The reminder of exactly where I started all those years ago (I refuse to admit precisely how long). I'm sure my face looked just as confused, self-conscious, and nervous. It takes a lot of bravery to accept those critiques and keep writing forward.
Then it reminded me of all the various 'rules of fiction writing I've learned along the way.
There are dozens of subjective ‘rules’ out there, including every genre maintaining their own set of laws, but here’s what I’ve found to be universal. These are rules I’ve learned either the hard way or being in the right place with the right people, such as my critique group or a kind editor who took the time to reject my query with constructive advice.
*Say as much as you can in as few words as possible. Then cut the word count by half.
*Adverbs are spawns of Satan. Don't use them. Instead, find the right verb.
*Adjectives aren't evil, but they are sinful. Use sparingly. (Dangit, I used an adverb!)
*Head-hopping is just as confusing as it sounds. Keep to one point of view at a time. If you have to change heads, best option is to only do it by chapter or scene break (limit scene breaks to 1 per chapter.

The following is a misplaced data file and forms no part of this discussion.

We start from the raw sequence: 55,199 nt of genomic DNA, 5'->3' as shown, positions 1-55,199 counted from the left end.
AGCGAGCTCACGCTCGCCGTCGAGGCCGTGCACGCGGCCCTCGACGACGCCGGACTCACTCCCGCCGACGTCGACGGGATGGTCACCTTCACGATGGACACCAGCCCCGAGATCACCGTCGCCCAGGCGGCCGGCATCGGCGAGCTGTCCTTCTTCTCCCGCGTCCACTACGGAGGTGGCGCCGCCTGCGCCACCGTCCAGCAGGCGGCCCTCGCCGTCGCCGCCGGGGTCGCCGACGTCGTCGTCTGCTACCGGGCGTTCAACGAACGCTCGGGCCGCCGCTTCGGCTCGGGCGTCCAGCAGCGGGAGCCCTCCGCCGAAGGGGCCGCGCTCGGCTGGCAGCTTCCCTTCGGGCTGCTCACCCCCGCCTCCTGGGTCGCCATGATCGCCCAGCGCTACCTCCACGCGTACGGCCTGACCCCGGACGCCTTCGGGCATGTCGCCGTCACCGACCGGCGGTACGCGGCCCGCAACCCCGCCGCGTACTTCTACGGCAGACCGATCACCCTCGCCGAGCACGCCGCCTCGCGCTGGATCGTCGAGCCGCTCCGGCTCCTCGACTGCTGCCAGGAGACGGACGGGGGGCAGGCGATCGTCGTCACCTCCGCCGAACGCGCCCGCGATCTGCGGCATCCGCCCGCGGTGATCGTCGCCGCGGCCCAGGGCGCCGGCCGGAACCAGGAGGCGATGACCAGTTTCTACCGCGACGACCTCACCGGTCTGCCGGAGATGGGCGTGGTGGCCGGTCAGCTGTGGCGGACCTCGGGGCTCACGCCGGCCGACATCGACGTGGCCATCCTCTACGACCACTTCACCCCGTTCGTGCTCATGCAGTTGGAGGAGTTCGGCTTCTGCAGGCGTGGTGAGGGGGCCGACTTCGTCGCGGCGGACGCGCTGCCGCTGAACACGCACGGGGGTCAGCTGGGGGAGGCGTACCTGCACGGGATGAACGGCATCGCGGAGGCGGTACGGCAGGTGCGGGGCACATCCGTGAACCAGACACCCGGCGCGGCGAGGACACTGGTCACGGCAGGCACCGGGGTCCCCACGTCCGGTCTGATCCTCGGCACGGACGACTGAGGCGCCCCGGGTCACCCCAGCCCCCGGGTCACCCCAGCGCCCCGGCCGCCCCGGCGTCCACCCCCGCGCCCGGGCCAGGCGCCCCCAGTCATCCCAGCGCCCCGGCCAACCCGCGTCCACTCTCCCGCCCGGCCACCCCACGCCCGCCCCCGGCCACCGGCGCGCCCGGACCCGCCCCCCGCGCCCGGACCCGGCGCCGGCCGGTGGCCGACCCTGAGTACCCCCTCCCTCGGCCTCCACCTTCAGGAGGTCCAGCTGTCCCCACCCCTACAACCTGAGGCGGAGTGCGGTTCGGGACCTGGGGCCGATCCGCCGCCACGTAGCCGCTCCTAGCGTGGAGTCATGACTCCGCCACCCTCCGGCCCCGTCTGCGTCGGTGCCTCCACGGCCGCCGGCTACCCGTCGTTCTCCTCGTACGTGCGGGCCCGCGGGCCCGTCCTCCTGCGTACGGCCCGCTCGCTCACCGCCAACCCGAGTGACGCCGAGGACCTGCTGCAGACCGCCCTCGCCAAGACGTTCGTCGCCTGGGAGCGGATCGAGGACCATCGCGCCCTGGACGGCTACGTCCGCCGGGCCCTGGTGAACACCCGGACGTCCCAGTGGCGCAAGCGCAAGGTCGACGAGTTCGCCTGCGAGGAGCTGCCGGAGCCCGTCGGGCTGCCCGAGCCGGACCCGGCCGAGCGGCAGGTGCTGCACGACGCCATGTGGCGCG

*Likewise, stay in one tense: past or present. Otherwise it becomes too "Back to the Future for people.
*Cliches are such a cliche. Originality is the only way. Ya feel me?
*Showing is better than telling. Showing makes things more active, better paced, and easier for the reader to connect to the character. Telling has its uses at times, but again only sparingly.
*Info dumps (also called backstory dump) belong in the dump themselves. Otherwise it reads like a history book. Filter in the backstory in small bits throughout several chapters.
*The most important rule is to forget everything I just wrote and do what works for you and your voice. Fiction is subjective.
Can you think of any other rules I've missed? That we can throw out together?
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